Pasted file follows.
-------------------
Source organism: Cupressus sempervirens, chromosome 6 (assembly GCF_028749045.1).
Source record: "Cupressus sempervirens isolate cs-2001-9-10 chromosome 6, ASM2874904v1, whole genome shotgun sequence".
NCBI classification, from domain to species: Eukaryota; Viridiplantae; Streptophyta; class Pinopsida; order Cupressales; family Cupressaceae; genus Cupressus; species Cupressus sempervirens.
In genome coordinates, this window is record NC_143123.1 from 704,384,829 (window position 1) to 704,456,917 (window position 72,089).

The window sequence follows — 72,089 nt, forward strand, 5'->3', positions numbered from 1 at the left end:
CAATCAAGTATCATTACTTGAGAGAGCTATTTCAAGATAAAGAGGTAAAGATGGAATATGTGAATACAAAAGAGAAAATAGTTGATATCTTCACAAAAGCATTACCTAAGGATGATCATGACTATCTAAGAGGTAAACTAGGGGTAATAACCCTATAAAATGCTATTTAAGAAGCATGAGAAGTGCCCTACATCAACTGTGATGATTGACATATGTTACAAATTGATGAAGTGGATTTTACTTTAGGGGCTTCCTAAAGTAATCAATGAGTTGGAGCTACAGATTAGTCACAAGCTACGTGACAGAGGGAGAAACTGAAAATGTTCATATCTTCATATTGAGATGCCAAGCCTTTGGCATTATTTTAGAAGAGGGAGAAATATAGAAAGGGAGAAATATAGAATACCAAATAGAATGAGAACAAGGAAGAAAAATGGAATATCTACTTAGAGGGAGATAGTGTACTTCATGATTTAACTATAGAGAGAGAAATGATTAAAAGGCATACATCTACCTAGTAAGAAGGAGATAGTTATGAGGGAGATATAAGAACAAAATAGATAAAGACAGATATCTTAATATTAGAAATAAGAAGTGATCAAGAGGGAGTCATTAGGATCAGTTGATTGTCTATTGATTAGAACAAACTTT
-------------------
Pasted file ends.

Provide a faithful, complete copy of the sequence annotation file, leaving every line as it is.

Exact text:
Source organism: Cupressus sempervirens, chromosome 6 (assembly GCF_028749045.1).
Source record: "Cupressus sempervirens isolate cs-2001-9-10 chromosome 6, ASM2874904v1, whole genome shotgun sequence".
NCBI classification, from domain to species: Eukaryota; Viridiplantae; Streptophyta; class Pinopsida; order Cupressales; family Cupressaceae; genus Cupressus; species Cupressus sempervirens.
In genome coordinates, this window is record NC_143123.1 from 704,384,829 (window position 1) to 704,456,917 (window position 72,089).

The window sequence follows — 72,089 nt, forward strand, 5'->3', positions numbered from 1 at the left end:
CAATCAAGTATCATTACTTGAGAGAGCTATTTCAAGATAAAGAGGTAAAGATGGAATATGTGAATACAAAAGAGAAAATAGTTGATATCTTCACAAAAGCATTACCTAAGGATGATCATGACTATCTAAGAGGTAAACTAGGGGTAATAACCCTATAAAATGCTATTTAAGAAGCATGAGAAGTGCCCTACATCAACTGTGATGATTGACATATGTTACAAATTGATGAAGTGGATTTTACTTTAGGGGCTTCCTAAAGTAATCAATGAGTTGGAGCTACAGATTAGTCACAAGCTACGTGACAGAGGGAGAAACTGAAAATGTTCATATCTTCATATTGAGATGCCAAGCCTTTGGCATTATTTTAGAAGAGGGAGAAATATAGAAAGGGAGAAATATAGAATACCAAATAGAATGAGAACAAGGAAGAAAAATGGAATATCTACTTAGAGGGAGATAGTGTACTTCATGATTTAACTATAGAGAGAGAAATGATTAAAAGGCATACATCTACCTAGTAAGAAGGAGATAGTTATGAGGGAGATATAAGAACAAAATAGATAAAGACAGATATCTTAATATTAGAAATAAGAAGTGATCAAGAGGGAGTCATTAGGATCAGTTGATTGTCTATTGATTAGAACAAACTTT